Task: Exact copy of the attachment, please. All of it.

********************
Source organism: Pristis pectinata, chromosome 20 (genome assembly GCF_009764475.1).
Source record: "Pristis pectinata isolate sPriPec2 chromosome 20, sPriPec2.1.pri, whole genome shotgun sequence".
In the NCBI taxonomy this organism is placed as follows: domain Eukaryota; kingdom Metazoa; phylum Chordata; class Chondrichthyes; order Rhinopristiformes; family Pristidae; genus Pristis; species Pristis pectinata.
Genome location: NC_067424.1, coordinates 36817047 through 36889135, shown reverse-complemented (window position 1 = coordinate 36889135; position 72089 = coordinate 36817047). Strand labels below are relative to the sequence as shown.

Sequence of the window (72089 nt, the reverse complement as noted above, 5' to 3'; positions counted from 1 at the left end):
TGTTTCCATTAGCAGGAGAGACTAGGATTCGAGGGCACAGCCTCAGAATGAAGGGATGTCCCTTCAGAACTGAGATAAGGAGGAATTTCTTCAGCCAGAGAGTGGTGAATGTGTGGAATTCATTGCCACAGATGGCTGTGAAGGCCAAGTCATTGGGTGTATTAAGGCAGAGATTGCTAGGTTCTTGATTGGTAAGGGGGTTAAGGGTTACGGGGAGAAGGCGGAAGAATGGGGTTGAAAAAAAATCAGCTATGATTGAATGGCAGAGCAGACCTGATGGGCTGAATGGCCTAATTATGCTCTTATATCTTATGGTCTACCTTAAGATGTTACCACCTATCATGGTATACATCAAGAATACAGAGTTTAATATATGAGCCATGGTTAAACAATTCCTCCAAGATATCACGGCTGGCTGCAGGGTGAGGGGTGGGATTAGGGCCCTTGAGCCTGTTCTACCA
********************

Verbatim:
Source organism: Pristis pectinata, chromosome 20 (genome assembly GCF_009764475.1).
Source record: "Pristis pectinata isolate sPriPec2 chromosome 20, sPriPec2.1.pri, whole genome shotgun sequence".
In the NCBI taxonomy this organism is placed as follows: domain Eukaryota; kingdom Metazoa; phylum Chordata; class Chondrichthyes; order Rhinopristiformes; family Pristidae; genus Pristis; species Pristis pectinata.
Genome location: NC_067424.1, coordinates 36817047 through 36889135, shown reverse-complemented (window position 1 = coordinate 36889135; position 72089 = coordinate 36817047). Strand labels below are relative to the sequence as shown.

Sequence of the window (72089 nt, the reverse complement as noted above, 5' to 3'; positions counted from 1 at the left end):
TGTTTCCATTAGCAGGAGAGACTAGGATTCGAGGGCACAGCCTCAGAATGAAGGGATGTCCCTTCAGAACTGAGATAAGGAGGAATTTCTTCAGCCAGAGAGTGGTGAATGTGTGGAATTCATTGCCACAGATGGCTGTGAAGGCCAAGTCATTGGGTGTATTAAGGCAGAGATTGCTAGGTTCTTGATTGGTAAGGGGGTTAAGGGTTACGGGGAGAAGGCGGAAGAATGGGGTTGAAAAAAAATCAGCTATGATTGAATGGCAGAGCAGACCTGATGGGCTGAATGGCCTAATTATGCTCTTATATCTTATGGTCTACCTTAAGATGTTACCACCTATCATGGTATACATCAAGAATACAGAGTTTAATATATGAGCCATGGTTAAACAATTCCTCCAAGATATCACGGCTGGCTGCAGGGTGAGGGGTGGGATTAGGGCCCTTGAGCCTGTTCTACCA